CloudStack API PowerShell Example

Summary: This script uses a simple command, sent via PowerShell and REST to a CloudStack API, in order to list all visible Virtual Machines as well as their current state (‘Running’, ‘Stopped’, etc.).

CloudStack is an Apache Open Source project for managing a cloud service (much like OpenStack, but it’s been around a LOT longer). CloudStack also has an impressive list of customers (check out their Wikipedia post above). Like most cloud services, CloudStack has an API (REST) for programmatically interacting with the service.

Note: A valid account’s API public key and secret are required for this script.

This API authenticates requests by using an account’s public key and secret to create a signature for the API request. In order the create the signature, the command being signed must be broken down into key/value pairs, sorted, reassembled for signing, then converted to lower case.

On-going problems: This script mostly works. But it (or the API) has problems with certain command strings. And PowerShell doesn’t seem to like the API’s output in JSON (so this script uses the default XML). If you find a solution, please reach out.

Datapipe’s documentation of their implementation of the CloudStack API can be found here:

Here is a sample list of command strings that leverage the listVirtualMachines method (your mileage may vary):


Note: This script requires PowerShell v.3+ due to the use of the Invoke-RestMethod cmdlets.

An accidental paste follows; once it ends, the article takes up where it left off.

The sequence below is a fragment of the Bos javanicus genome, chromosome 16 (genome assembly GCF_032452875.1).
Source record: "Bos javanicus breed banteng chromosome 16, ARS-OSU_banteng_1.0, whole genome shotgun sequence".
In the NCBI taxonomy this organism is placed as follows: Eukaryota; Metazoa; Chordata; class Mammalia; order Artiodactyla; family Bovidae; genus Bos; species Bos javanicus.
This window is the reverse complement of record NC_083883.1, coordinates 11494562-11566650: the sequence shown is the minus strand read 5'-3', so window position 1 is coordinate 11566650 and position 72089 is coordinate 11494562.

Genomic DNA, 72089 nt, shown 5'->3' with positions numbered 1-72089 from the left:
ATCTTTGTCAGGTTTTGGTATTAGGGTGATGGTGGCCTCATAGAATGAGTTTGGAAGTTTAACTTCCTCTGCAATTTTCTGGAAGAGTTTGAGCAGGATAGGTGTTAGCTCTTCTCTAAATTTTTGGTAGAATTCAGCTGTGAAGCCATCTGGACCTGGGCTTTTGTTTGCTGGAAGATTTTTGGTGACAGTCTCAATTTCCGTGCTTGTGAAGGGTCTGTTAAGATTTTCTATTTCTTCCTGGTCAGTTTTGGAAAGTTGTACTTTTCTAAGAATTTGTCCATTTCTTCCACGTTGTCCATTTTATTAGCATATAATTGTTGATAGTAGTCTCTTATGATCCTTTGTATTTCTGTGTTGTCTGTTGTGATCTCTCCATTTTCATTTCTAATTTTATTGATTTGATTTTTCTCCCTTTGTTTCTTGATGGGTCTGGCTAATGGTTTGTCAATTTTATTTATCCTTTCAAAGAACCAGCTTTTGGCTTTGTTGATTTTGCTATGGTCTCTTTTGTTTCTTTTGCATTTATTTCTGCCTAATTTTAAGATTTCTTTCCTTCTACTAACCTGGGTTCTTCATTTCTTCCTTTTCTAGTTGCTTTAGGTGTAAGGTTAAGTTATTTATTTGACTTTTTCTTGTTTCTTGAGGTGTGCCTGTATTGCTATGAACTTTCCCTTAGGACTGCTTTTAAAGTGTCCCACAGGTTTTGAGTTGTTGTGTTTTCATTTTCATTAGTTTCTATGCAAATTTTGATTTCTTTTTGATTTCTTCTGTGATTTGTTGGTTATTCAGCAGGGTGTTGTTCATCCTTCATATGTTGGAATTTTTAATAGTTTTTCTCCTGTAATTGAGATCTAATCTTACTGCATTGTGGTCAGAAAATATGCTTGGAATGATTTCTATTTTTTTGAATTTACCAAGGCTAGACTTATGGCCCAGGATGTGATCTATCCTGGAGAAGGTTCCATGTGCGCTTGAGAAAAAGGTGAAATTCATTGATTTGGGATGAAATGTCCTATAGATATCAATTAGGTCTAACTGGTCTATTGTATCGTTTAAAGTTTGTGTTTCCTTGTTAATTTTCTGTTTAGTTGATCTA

# Name:: openstackApiExample.ps1
# Version:: 0.1.0 (6/27/2016)
# Script Description:: Queries the Datapipe Cloud (Cloud-Stack) REST API
# API Documentation::
# Author(s):: Otto Helweg
# PowerShell v.3+ is required for the Invoke-RestMethod cmdlet
# Parameters: -k = apikey, -s = secret (both are required)
# Example: .\apiExample.ps1 -k "F2rrzJiluwK39LpD6PvyF2rrzJiluwK39LpD6PvyF2rrzJiluwK39LpD6PvyF2rrzJiluwK39LpD6PvyF2rrzJ" -s "iluwK39LpD6PvyF2rrzJiluwK39LpD6PvyF2rrzJiluwK39LpD6PvyF2rrzJiluwK39LpD6PvyF2rrzJiluwK3"


$baseUri = ""
$command = "command=listVirtualMachines"
# The following is a command string that should work, but doesn't
# $command = "command=listVirtualMachines&state=Running"
$uri["apikey"] = $k
$secret = $s

# Build the Command String for getting an authorization signature
# First extract all key/value pairs in the command into the uri hash
$subCommand = $command.split("&")
foreach ($item in $subCommand | Sort-Object) {
  if ($item -like "*=*") {
    $items = $item.Split("=")
    $uri[$items[0]] = $items[1]
  } else {
    $uri[$item] = ""

# Build the signing String by sorting the command key/values then make lowercase for signing
$signString = ""
foreach ($key in $uri.Keys | Sort-Object) {
  if ($uri[$key]) {
    $signString = $signString + $key + "=" + $uri[$key] + "&"
  } else {
    $signString = $signString + $key + "&"
$signString = $signString.ToLower()
$signString = $signString.TrimEnd("&")

# Get the HMAC SHA-1 signature for the specific Command String
$hmacSha = New-Object System.Security.Cryptography.HMACSHA1
$hmacSha.key = [Text.Encoding]::ASCII.GetBytes($secret)
$signature = $hmacSha.ComputeHash([Text.Encoding]::ASCII.GetBytes($signString))
$signature = [Convert]::ToBase64String($signature)

# Build the signed REST URI
$newUri = $baseUri + $command + "&apiKey=" + $uri["apikey"] + "&signature=" + $signature
Write-Host "URI: $newUri"
Write-Host "signString: $signString"
Write-Host "Signature: $signature"

# Query for a list of all VMs
Write-Host "Querying the Cloud-Stack API..."
[xml]$vmList = Invoke-RestMethod -Method GET -Uri $newUri -ContentType "application/xml"

# List all VMs visible by the account
Write-Host ""
Write-Host "Virtual Machines:"
foreach ($vm in $vmList.listvirtualmachinesresponse.virtualmachine) {
  if ($vm.state -eq "Stopped") {
    $color = "yellow"
  } else {
    $color = "white"
  Write-Host -ForegroundColor $color "$($vm.displayname) - $($vm.state)"